- The open source data provided by NATO (Information on Defence Expenditures, 2018) and World Bank/SIPRI (Military Expenditure (% of GDP), 2018) databases have been used in the charts. NATO uses 2010 constant $ figures for defence expenditure data in its most recent papers. However, The World Bank, gives 2015 constant $ figures in its database. We used official NATO reports with 2010 constant $ figures where possible. For the rest, the World Bank data has been used.
- Reports released by NATO generally, if not always, reflect geographical perspective and divide data into two main categories; North Atlantic and Europe. This trend has been replaced by a division of U.S. and other Allies recently. Below is the latest chart from the Secretary General’s 2017 Annual Report, constituting another example.
- In order to tailor our findings according to our main audience, namely EU, we rearranged data and divided it into two new subsets: EU Allies and non – EU Allies, a departure from the current American-centric illustration.
3. Defence Expenditure of Allies in Four Periods
a. The Last Decade of Cold War (1980 – 1991)
The last decade of Cold War witnessed a constant rise in defence expenditure of NATO members, though not proportional with respective growth in their GDPs. Soviet invasion of Afghanistan while increasing her defence expenditure caused a similar increase in the West with remarkable deterioration in relations with USSR.
This had further implications on figures. Although holding about 60% of total GDP of NATO-member states, the non – EU Allies’ defence expenditure made up roughly 70% of the total. (see Tables 1 and 2)
Except for 1991, as a whole group, EU Allies kept their defence expenditure ratios above 3% minimum except for 1990 [2.93%] and 1991 [2.74%], the year USSR dissolved. This became true although at declining percentages (see Chart 3, green line). Individually, except for Luxembourg, all Allies kept their defence spending above 2% individually throughout the period (in those days the NATO guideline was 3%). Non – EU Allies though, exposed to various risks and threats kept their defence expenditures well above 5% (chart 3, blue line). Of course, figures belonging to U.S., a giant Ally, dominate the entire chart.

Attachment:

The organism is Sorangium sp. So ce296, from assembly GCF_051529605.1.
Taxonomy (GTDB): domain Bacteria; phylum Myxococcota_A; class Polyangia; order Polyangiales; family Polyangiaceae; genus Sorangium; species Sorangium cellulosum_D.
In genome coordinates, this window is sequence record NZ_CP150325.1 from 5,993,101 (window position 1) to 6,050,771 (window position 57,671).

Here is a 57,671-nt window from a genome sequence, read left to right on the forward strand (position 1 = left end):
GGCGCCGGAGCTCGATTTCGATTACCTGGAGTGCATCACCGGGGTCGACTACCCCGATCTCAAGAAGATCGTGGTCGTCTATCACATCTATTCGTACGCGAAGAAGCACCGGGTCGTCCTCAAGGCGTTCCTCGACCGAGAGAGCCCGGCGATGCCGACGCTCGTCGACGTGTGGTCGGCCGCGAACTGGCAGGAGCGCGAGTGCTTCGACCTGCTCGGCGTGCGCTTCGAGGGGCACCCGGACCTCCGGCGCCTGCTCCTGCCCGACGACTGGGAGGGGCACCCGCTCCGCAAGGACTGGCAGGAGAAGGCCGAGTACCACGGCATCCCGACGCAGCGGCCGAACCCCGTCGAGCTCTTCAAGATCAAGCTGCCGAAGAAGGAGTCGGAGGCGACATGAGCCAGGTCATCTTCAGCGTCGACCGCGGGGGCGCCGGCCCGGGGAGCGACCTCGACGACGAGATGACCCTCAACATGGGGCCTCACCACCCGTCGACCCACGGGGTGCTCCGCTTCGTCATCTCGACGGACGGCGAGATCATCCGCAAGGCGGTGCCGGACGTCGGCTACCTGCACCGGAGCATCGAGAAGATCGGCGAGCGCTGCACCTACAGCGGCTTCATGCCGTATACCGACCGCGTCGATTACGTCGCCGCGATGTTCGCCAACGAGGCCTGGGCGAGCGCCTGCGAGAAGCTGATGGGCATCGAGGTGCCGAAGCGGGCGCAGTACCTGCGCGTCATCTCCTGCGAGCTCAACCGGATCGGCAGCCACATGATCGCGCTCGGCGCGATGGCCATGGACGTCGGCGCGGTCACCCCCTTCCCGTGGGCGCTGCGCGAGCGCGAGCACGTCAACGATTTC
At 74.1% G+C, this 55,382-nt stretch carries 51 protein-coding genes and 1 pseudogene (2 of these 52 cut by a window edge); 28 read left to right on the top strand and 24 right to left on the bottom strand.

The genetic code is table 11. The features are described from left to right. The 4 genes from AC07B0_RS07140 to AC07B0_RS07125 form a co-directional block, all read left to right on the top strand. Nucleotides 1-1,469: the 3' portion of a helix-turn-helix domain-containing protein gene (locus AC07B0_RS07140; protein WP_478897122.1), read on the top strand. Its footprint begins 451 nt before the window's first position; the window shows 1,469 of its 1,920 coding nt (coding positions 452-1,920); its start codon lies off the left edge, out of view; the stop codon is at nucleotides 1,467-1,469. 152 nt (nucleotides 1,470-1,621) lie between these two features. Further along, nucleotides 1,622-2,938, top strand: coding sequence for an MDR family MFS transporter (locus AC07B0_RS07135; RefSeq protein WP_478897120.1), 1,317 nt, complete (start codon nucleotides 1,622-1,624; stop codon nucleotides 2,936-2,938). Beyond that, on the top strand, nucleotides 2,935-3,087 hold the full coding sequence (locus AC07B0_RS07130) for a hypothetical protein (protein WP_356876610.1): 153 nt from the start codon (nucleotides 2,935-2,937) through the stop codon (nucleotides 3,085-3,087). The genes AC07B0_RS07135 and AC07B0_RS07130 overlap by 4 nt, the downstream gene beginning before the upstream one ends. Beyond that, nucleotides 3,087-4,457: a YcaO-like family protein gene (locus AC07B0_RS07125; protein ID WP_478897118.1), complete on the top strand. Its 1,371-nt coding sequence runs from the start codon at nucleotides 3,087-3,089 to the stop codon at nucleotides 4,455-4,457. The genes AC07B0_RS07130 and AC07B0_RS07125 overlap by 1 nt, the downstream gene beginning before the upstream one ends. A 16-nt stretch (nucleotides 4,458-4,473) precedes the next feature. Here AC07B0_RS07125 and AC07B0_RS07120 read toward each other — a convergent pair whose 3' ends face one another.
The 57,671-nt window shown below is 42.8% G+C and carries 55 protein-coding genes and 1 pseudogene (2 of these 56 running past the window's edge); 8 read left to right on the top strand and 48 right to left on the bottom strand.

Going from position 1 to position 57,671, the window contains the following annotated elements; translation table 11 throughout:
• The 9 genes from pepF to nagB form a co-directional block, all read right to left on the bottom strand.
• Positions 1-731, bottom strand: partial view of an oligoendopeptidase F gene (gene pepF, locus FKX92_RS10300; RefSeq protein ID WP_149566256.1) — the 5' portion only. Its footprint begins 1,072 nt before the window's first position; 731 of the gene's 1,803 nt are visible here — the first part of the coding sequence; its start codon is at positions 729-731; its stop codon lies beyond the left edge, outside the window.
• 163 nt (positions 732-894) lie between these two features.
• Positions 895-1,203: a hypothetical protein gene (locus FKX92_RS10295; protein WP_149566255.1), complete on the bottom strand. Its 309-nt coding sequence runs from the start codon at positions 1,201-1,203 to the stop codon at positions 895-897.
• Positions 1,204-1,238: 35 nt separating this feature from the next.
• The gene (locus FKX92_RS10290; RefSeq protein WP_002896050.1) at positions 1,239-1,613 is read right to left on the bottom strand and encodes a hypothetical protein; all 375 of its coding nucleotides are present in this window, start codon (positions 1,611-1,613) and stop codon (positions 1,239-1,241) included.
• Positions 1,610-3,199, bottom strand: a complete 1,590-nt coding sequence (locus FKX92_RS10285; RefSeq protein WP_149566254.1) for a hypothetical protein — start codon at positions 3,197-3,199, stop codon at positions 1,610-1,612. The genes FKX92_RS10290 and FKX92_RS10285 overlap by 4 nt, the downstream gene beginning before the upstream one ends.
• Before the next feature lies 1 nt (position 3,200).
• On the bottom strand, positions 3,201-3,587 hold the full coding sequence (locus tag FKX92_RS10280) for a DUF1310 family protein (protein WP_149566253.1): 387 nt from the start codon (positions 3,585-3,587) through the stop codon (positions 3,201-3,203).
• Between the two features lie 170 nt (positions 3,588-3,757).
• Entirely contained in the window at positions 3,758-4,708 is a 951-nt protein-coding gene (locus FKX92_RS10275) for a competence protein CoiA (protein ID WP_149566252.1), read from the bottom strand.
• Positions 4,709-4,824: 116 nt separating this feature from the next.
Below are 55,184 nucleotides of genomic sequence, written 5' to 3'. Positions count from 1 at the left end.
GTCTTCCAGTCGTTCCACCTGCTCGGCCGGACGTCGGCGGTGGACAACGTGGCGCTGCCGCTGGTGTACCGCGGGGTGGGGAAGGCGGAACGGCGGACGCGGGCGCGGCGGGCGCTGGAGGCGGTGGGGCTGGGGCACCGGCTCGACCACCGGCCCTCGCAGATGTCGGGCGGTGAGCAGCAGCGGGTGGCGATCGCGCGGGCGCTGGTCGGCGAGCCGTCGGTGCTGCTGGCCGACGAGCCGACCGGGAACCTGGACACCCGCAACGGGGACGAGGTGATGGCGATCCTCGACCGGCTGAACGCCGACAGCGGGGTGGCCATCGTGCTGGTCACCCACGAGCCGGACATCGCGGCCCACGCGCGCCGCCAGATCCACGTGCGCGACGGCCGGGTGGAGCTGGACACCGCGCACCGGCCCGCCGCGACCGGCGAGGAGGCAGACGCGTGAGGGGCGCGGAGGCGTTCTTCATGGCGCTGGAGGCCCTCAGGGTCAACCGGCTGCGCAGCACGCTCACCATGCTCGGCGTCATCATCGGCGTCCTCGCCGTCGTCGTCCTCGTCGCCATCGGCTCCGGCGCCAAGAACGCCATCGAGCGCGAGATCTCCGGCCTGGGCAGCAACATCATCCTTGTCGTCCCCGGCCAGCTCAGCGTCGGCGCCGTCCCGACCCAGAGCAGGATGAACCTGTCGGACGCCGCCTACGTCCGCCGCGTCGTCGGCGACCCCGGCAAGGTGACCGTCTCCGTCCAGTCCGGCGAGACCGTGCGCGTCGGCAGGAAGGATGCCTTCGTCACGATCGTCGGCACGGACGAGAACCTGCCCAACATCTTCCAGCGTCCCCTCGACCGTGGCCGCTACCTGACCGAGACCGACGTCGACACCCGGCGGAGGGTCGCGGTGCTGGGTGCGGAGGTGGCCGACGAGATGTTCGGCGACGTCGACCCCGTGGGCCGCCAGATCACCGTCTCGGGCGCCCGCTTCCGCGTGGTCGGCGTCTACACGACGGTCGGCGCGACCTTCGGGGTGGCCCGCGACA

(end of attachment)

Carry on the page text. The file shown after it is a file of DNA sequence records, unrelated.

From the perspective of equipment expenditure, except for U.S., UK and to a certain extent Netherlands, Norway, Canada, Greece and Turkey, Allies couldn’t exceed 20% guideline (see Chart 3, blue bars for non-EU, green bars for EU Allies). As a whole, non – EU Allies conformed to 20% guideline (thanks to the U.S.) while EU Allies fell as low as 15% especially in 1991. As we will witness in the following period, the collapse of the USSR directly affected the defence expenditures and sharp declines were observed.
b. Post-Cold War (1992 – 2001)
In the period between the collapse of the Soviet Union and 9/11 attacks, NATO members’ GDPs rose, while their defence budgets fell at a constant rate till Kosovo War. NATO member states and especially EU Allies benefited much from the cuts in defence spending, which has been often dubbed as peace dividend (Gupta, Clements, Bhattacharya, & Chakravarti, 2002). This was an outcome of absence of any credible conventional threat anymore to challenge themselves or NATO.
However, the deterioration of the security situation in Western Balkans caused a bounce back for European defence expenditure. The bloodshed in Bosnia and NATO’s direct involvement in the Kosovo War caused a steady growth in Allies’ defence budgets (see Chart 4). As GDP share of the non – EU Allies rose, so did their defence expenditures. (See Tables 3 and 4)
When it comes to the defence expenditure/GDP ratio, the figures for both EU and non – EU Allies show dramatic falls when compared to the previous period, though at different rates. The ratios for non-EU Allies follow a constant fall from 4.9% (1992) to 2.86% (2001). EU Allies, on the other hand, follow a rather cautious behaviour about their spending, arguably due to aforementioned conflicts between ex-Yugoslavian states. Their respective ratios follow a steady fall from 2.61% (1992) to 1.89% (2001) (see Chart 5, blue line for non-EU, green line for EU Allies). As a group, EU Allies fall below 2% threshold after 1997.
Similar to the previous period, equipment expenditure percentages of the EU Allies were consistently below 20% threshold (see Chart 5, green bars) while non – EU Allies never fell below that threshold (see Chart 5, blue bars).
States like the Czech Republic, Hungary and Poland that attained membership in this period had little effect on the overall defence expenditure of the Alliance. But the political impact of their membership was huge, and their NATO membership paved the way for their EU membership in the coming years.
c. War on Terror (2001 – 2009)
Both EU and NATO had their largest enlargement wave during this period. The expansion was towards eastern strategic direction, namely Eastern Europe and Balkans or former Russian “sphere of influence”.